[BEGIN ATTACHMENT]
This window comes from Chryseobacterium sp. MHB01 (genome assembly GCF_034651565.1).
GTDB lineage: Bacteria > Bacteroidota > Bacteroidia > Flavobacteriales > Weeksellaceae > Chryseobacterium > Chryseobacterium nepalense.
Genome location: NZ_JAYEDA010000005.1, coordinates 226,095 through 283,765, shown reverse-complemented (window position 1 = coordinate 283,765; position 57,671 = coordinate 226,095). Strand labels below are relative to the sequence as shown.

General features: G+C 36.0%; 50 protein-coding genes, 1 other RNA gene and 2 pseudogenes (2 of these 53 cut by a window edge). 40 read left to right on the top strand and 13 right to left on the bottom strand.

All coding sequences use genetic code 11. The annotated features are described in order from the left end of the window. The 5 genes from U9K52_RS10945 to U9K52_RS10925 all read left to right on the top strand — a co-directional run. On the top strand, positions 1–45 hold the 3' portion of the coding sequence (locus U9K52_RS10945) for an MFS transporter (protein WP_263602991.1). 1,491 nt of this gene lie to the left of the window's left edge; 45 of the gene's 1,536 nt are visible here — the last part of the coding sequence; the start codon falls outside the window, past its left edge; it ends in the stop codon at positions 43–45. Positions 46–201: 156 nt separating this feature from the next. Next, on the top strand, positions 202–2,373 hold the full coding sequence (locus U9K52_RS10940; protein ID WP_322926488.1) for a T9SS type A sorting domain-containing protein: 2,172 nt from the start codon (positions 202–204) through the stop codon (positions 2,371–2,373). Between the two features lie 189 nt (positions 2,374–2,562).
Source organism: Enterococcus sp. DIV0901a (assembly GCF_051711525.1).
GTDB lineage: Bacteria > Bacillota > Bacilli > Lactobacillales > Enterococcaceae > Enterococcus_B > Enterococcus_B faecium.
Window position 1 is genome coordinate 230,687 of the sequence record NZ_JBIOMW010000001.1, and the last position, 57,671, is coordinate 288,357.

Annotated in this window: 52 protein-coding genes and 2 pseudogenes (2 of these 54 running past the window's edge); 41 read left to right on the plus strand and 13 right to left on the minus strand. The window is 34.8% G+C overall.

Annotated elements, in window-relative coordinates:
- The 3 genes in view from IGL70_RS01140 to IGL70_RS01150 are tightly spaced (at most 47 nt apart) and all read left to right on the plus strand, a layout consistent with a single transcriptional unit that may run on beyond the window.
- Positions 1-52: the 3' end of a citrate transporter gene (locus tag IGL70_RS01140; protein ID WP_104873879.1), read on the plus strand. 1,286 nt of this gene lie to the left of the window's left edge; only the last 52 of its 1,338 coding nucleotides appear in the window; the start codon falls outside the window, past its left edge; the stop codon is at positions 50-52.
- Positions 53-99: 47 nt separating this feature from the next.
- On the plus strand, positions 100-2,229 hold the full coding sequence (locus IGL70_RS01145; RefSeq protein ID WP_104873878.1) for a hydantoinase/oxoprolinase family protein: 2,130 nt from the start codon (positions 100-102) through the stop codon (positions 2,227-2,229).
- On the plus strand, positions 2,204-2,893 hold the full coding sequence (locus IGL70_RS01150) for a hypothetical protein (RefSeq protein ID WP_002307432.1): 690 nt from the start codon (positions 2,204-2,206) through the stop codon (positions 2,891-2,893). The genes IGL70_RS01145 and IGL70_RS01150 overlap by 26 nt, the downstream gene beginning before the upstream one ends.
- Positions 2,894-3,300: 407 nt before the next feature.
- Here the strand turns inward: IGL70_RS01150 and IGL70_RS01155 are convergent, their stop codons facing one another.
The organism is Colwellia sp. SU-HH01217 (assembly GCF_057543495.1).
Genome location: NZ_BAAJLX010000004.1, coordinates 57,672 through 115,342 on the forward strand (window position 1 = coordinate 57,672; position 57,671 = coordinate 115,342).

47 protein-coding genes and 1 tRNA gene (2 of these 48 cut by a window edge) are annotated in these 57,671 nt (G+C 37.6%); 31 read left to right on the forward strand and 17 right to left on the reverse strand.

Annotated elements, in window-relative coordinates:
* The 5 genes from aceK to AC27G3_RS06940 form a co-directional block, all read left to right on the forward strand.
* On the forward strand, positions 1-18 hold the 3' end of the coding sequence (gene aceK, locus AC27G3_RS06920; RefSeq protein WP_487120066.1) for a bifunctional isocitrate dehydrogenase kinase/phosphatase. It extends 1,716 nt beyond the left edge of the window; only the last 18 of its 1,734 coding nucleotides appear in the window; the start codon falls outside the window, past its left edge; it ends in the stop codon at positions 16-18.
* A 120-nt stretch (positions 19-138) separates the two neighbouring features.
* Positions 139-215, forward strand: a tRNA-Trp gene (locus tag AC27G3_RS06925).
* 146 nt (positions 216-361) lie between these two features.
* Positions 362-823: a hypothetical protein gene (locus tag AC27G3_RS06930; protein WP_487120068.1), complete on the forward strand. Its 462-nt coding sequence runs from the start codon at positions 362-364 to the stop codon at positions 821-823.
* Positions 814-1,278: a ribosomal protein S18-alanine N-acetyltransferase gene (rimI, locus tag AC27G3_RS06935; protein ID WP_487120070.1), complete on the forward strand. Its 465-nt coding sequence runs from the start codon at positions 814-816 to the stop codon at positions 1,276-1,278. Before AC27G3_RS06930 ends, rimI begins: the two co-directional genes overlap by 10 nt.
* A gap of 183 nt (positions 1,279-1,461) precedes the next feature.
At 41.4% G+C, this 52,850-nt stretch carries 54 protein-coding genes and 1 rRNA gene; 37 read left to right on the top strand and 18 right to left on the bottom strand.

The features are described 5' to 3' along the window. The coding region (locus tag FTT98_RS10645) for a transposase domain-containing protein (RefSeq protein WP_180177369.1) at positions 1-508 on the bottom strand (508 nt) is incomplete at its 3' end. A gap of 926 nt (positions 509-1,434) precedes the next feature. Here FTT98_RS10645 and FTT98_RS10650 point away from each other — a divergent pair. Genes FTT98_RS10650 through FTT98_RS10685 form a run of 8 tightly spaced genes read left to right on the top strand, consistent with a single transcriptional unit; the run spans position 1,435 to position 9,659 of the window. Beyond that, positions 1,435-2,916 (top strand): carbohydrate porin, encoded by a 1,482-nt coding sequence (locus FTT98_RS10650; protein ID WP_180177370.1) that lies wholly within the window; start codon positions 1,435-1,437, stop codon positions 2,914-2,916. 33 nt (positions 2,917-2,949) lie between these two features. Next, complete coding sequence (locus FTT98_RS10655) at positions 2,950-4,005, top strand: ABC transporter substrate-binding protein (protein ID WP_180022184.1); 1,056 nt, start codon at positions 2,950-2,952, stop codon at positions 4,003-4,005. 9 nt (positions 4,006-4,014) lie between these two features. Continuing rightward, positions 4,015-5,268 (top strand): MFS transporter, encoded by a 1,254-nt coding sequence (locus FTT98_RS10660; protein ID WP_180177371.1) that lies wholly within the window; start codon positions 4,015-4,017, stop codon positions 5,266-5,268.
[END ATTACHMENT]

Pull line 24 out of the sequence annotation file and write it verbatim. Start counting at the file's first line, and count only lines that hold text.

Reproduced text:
* A 120-nt stretch (positions 19-138) separates the two neighbouring features.